Is Pencil Chewing and Shirt Collar Nuzzling a Problem? Babkin Palmomental Retained Reflex May Be the Reason
I first learned about the Babkin Palmomental (BP) reflex during a pediatric growth and development class 30 years ago, but it’s only been in the last few years of practice I have come to appreciate the full impact of what it means to have an unconditioned or retained BP. It isn’t one of the reflexes developmental therapists routinely check during our assessment of children, but it should be. A retained BP has a profound impact on how a child communicates, handles pressure at home and in the classroom, and most notably develops oral fixations, like eating 10 pencils during the course of a day. I sat next to a kid named Teddy in first grade. He ate the giant-sized eraser one of my favorite aunts gave me for Christmas one year. We all know a Teddy, he’s usually the kid you don’t want touching your stuff, because it can end up in his mouth.
The BP is important for our survival as it lays the foundation for feeding reflexes. Feeding reflexes consist of sucking, chewing, manipulation of fluids and solids in the mouth and swallowing. It also orchestrates the synchronization of hand to mouth, bringing one hand alone and two hands together to the central line of the body, is the substrate from which articulate speech develops and facilitates effective digestion. The BP emerges in the 9th week of gestation, just as the embryonic phase ends and the fetal phase of development begins. The BP is typically fully integrated into the nervous system by 4 months postnatally. Sometimes this doesn’t happen; I don’t have all of the answers as to the why nots. Lack of early bonding, poor feeding rituals, poor digestion and or lack of or insufficient breast feeding may be part of this equation, the jury is out.
I do know when a BP is not fully integrated it leads to hand to mouth impulses, oral fixation, disarticulate speech, poor ability to communicate needs, poor emotional regulation and addictions. Chewing on pencils, and the like, is only part of the picture. The chewing is usually just the tip of the iceberg. These children have very stressed nervous systems and need specialized help.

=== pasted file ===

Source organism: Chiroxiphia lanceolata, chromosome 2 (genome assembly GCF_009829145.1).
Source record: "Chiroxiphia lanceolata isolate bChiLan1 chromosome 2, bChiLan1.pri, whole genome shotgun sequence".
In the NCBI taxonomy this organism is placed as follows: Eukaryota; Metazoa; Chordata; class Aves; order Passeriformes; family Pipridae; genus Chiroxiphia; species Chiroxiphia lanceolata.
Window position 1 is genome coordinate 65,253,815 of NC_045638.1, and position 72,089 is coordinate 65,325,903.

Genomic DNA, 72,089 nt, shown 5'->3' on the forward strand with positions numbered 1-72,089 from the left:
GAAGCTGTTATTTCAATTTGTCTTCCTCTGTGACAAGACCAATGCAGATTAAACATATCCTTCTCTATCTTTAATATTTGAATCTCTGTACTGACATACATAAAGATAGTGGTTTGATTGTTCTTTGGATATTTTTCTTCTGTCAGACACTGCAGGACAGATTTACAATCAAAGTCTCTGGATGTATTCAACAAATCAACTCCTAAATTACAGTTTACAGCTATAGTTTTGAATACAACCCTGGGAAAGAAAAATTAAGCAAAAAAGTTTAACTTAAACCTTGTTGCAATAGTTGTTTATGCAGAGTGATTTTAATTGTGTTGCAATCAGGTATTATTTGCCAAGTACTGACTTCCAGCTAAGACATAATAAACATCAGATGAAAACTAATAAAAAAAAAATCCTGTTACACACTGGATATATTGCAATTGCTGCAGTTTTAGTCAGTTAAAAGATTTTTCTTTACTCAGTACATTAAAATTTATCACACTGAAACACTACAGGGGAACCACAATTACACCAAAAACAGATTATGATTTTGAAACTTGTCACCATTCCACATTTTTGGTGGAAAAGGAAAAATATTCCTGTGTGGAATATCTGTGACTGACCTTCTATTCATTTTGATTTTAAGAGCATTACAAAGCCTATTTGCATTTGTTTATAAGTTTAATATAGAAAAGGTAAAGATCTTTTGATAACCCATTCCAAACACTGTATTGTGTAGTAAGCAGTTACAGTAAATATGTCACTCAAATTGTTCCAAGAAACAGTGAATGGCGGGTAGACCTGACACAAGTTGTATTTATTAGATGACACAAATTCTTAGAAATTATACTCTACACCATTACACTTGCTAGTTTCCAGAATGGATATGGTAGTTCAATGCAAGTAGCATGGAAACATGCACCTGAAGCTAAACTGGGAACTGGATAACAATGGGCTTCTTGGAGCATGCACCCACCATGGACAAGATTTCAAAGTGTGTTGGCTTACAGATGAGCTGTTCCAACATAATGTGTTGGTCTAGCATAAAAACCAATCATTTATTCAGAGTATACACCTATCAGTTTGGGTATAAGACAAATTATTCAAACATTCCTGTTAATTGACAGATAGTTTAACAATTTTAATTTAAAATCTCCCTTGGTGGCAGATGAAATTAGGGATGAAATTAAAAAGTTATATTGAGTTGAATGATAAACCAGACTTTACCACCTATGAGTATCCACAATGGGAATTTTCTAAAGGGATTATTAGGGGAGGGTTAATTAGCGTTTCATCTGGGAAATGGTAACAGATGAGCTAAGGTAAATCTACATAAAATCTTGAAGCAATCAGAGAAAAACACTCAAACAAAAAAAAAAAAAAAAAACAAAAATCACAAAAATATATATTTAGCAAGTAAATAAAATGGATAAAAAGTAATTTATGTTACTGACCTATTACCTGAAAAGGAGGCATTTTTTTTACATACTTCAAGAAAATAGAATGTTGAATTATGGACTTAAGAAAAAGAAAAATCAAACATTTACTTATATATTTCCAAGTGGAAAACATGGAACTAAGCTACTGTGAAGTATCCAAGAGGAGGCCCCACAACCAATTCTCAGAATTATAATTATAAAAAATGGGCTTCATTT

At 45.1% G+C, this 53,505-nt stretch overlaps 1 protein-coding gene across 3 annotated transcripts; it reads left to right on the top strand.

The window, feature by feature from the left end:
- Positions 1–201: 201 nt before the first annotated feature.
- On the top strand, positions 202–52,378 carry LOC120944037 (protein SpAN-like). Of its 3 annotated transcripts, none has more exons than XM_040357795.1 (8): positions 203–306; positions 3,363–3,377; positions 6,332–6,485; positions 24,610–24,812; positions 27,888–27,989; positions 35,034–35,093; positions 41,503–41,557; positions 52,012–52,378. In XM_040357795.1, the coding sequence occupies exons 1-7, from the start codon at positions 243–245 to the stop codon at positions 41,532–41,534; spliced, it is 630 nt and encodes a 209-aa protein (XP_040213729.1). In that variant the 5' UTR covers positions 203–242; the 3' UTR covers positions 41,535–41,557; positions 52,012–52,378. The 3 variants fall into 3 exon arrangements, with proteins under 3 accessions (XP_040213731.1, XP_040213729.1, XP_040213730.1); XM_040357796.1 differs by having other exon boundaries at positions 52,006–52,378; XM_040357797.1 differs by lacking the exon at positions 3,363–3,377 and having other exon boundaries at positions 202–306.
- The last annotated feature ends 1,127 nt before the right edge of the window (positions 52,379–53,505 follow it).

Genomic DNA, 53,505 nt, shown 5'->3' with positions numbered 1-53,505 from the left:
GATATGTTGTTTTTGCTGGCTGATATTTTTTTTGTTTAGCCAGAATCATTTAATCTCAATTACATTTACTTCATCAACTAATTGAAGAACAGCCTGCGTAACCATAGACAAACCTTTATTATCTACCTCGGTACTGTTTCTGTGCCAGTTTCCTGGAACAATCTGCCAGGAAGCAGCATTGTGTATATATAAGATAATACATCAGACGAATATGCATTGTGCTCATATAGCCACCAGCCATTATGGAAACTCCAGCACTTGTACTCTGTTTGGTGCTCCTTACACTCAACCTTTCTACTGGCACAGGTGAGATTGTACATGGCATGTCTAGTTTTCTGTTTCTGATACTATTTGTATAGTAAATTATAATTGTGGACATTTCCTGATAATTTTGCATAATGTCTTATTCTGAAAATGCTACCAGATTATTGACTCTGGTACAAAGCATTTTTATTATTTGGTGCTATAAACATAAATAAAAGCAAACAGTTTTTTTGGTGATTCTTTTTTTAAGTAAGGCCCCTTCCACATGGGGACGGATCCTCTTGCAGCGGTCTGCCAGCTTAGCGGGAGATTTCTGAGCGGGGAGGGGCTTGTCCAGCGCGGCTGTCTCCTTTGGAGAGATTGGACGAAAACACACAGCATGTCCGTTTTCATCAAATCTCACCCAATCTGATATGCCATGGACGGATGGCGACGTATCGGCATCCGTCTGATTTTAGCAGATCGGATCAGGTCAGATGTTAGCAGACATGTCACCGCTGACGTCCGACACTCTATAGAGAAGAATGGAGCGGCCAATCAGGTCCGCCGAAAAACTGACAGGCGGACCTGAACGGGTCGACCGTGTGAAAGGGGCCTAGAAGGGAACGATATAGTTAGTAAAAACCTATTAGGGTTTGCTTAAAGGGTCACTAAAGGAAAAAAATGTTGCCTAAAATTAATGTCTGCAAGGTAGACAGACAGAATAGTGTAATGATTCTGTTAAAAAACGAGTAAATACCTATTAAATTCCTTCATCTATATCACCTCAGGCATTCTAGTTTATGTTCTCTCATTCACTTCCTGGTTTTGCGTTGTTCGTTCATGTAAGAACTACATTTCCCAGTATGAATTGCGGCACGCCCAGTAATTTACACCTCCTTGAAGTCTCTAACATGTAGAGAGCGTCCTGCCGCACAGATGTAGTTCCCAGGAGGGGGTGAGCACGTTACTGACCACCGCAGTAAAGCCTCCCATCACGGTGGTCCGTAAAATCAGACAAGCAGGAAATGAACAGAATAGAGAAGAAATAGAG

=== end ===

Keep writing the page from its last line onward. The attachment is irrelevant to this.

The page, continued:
If you have a child or work with a child who is a chewer, it’s not usually because they like the taste of the object they are chewing on or that they have a mission to be destructive. Having a retained BP is a developmental weakness for which there are solutions. It is not an easy fix, but once integrated the chewing stops or significantly declines in intensity, the child finds a more effective voice for themselves and emotions are more in check. This child has also been helped to reduce their lifetime risk of developing health negative habits, like over-eating and smoking.
We can only attempt to truly solve problems when we understand where it is comes from. My mission is to inform, get you talking and thinking.
Have a thought filled day,
How do I know my child has a retained Babkin Palmomental?
With the child lying on back give firm pressure with your thumbs into the center of both palms at the same time. If the child’s head moves more forward and their mouth opens they have a retained Babkin Palmomental. I have seen children stick out their tongues, make dramatic grimaces, cry and or laugh uncontrollably during testing for this reflex. A normal reaction to pressure in both palms is having no reaction.